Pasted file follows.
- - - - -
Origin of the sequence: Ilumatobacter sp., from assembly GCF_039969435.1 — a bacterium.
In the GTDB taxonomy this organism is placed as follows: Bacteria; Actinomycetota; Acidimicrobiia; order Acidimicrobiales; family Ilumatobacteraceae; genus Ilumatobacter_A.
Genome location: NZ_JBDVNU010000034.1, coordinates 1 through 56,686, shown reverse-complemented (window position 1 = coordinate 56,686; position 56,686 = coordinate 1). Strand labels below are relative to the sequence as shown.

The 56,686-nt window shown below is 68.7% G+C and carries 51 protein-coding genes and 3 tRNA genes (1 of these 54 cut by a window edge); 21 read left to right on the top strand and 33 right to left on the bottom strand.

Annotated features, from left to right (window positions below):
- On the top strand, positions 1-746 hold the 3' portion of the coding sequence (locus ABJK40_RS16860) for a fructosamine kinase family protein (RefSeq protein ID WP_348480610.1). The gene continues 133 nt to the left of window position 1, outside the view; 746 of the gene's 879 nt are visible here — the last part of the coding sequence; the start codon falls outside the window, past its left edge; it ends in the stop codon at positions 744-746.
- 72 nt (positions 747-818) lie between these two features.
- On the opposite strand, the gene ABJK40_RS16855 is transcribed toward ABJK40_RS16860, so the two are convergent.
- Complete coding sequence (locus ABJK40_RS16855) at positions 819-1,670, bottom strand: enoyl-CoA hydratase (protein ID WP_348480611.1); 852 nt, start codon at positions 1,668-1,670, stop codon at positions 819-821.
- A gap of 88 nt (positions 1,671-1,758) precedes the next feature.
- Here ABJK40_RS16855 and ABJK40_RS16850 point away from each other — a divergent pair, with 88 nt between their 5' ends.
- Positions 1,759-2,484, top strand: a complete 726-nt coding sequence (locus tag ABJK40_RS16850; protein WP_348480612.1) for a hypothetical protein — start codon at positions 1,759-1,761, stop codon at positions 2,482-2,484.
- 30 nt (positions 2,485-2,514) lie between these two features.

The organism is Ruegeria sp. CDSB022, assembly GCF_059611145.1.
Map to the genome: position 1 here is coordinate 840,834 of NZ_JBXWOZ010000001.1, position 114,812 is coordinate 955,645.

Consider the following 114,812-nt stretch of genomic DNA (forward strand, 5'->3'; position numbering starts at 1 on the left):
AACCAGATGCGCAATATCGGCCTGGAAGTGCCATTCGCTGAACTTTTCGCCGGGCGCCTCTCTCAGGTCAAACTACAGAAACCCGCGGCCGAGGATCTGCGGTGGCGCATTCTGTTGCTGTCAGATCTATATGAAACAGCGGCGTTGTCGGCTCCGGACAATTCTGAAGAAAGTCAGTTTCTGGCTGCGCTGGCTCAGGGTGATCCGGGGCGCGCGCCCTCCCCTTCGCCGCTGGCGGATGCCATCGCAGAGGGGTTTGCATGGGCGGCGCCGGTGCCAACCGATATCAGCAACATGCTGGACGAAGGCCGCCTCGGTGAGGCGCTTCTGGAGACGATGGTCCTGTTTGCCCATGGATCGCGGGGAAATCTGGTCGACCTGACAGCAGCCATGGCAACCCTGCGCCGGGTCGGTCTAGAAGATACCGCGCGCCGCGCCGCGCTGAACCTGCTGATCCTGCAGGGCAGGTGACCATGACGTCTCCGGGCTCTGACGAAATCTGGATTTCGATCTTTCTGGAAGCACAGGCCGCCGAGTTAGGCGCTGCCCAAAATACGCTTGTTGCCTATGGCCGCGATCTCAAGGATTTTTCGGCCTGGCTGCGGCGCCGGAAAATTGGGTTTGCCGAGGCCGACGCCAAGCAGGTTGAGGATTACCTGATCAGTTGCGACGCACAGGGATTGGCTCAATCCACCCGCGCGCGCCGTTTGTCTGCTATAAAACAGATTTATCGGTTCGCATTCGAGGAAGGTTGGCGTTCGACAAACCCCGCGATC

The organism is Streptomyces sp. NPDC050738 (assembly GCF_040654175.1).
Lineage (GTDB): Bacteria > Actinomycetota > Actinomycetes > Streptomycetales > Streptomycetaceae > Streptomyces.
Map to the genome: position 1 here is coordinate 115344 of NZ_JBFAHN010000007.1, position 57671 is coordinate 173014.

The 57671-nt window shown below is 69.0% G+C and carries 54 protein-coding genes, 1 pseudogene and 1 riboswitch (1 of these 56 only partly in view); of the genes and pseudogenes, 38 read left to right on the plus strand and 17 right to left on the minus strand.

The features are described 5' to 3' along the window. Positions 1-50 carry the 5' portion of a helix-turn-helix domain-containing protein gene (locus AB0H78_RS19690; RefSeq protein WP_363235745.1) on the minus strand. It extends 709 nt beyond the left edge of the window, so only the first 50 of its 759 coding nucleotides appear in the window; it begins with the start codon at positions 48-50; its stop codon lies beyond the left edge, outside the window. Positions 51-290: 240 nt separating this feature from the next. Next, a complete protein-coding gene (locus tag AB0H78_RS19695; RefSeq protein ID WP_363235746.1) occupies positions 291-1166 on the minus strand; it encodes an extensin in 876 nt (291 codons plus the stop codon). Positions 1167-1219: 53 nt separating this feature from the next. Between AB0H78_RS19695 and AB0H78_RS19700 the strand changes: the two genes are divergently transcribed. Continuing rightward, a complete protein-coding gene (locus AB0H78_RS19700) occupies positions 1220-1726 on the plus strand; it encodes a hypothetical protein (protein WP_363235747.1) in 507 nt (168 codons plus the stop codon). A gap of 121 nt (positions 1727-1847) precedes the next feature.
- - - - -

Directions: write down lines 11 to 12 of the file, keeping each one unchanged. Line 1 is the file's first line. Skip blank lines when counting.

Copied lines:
- Here ABJK40_RS16855 and ABJK40_RS16850 point away from each other — a divergent pair, with 88 nt between their 5' ends.
- Positions 1,759-2,484, top strand: a complete 726-nt coding sequence (locus tag ABJK40_RS16850; protein WP_348480612.1) for a hypothetical protein — start codon at positions 1,759-1,761, stop codon at positions 2,482-2,484.